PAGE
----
A Clinical Update

Nonceliac Gluten Sensitivity—Is it Really the Gluten?

Bernadette Capili, PhD, NP-C; Michelle Chang, MS; Joyce K. Anastasi, PhD, DrNP


Journal for Nurse Practitioners. 2014;10(9):666-673. 

In This Article

Abstract and Introduction


Gluten-free diets are increasing in popularity among consumers and fueling a global market of gluten-free products. A gluten-free diet is the only treatment for celiac disease (CD). However, many patients are self-reporting and suspecting "gluten sensitivity" after gastrointestinal symptoms, such as bloating, abdominal pain, or diarrhea, resolve on a gluten-free diet without formal evaluation testing for food allergies or CD. The terms related to gluten and/or wheat intolerance, nonceliac gluten sensitivity or wheat sensitivity, CD, and wheat allergy can be confusing. These forms of intolerance combined affect approximately 10% of the United States population. In this article we clarify the range of gluten and/or wheat disorders, clinical features, diagnosis, and management.


The American public is embracing the gluten-free diet, fueling a global market of gluten-free products approaching sales of $4.2 billion in 2012, up from global sales of $2.6 billion in 2010.[1] The media attention has exploded with magazine and newspaper articles, television segments, and advertising espousing the benefits of gluten-free diets. The global food company, General Mills, offers more than 300 gluten-free products, including their popular brands, Betty Crocker and Pillsbury. Walgreen's, Fresh Direct, and Drugstore.com all carry a variety of gluten-free packaged food products from cookies and crackers to canned soups, snack bars, and juices. In a recent market research poll of consumers, 30% of adults claimed cutting down on or avoiding gluten completely.[2] An online nationwide survey of 1,881 adults found that the top reason for buying gluten-free foods and beverages was a perception that they are "generally healthier."[3] In day-to-day practice, nurse practitioners (NPs) encounter clinical complaints, both gastrointestinal (GI) and non-GI, that are being attributed to the ingestion of gluten. Is there suddenly an epidemic of celiac disease (CD)? Is it a fad diet? Or, is something else going on?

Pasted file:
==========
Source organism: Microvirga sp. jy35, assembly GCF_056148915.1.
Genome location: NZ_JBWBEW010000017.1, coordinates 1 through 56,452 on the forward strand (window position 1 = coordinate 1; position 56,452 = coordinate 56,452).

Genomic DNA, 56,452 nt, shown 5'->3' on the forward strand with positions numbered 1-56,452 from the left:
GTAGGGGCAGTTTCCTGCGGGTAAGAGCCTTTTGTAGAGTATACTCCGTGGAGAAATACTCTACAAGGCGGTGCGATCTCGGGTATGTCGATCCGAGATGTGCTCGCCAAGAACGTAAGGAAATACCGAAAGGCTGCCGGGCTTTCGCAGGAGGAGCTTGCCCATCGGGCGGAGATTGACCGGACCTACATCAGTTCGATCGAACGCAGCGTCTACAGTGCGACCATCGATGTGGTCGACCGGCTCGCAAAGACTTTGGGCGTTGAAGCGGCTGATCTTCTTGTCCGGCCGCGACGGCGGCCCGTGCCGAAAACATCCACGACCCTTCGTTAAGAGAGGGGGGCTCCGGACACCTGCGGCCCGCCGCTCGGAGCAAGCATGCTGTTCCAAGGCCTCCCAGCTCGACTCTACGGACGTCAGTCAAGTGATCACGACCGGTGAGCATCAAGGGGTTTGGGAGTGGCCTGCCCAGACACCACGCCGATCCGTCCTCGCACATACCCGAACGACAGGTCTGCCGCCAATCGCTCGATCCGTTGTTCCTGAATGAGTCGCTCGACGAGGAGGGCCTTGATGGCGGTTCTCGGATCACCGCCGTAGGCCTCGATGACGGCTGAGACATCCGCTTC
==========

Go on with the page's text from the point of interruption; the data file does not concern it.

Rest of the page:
CD is an immune-mediated disorder triggered by gluten in genetically predisposed individuals. CD is 4 times more common now than 50 years ago and affects about 1 in 100 people, with serious complications if untreated.[4] Undiagnosed or poorly treated CD has been associated with osteoporosis, iron-deficiency anemia, miscarriage, liver disease, and an increased risk for malignancies.[5,6] With CD, individuals cannot tolerate gluten and the role of gluten is clear. Some individuals cannot tolerate even minute amounts of gluten. The only treatment is strict adherence to a gluten-free diet (GFD), which requires significant patient education, motivation, and follow-up.[5] One of the most common reasons for a lack of response is inadvertent gluten ingestion.[5] (For an overview of CD, see JNP, Volume 7, Issue 7, July/August 2011).

Although CD affects up to 1% of the United States population, an entity known as nonceliac gluten sensitivity (NCGS) is estimated at between 0.55% and 6%.[7,8,9] NCGS manifests as GI and/or non-GI symptoms, which occur after ingestion of gluten and improve after gluten withdrawal from the diet. Patients often self-report and suspect "gluten sensitivity" after GI symptoms, such as bloating, abdominal pain, or diarrhea, resolve on a gluten-free diet without formal evaluation testing for allergies or CD.[10] Individuals are increasingly adopting a GFD on their own without the advice of their physician or health provider. A major concern is the risk of misdiagnosis. The reported improvement in symptoms by some patients may mask other conditions like inflammatory bowel disease or intestinal lymphoma. Another issue of concern is that a gluten-free diet, without the proper knowledge or supervision, can be low in fiber, high in fat and calories, and low in vitamins and minerals.[11,12] NPs can provide education on the wide range of symptoms, facilitate testing and diagnosis, discuss appropriate treatment plans, and play a role in optimal self-management.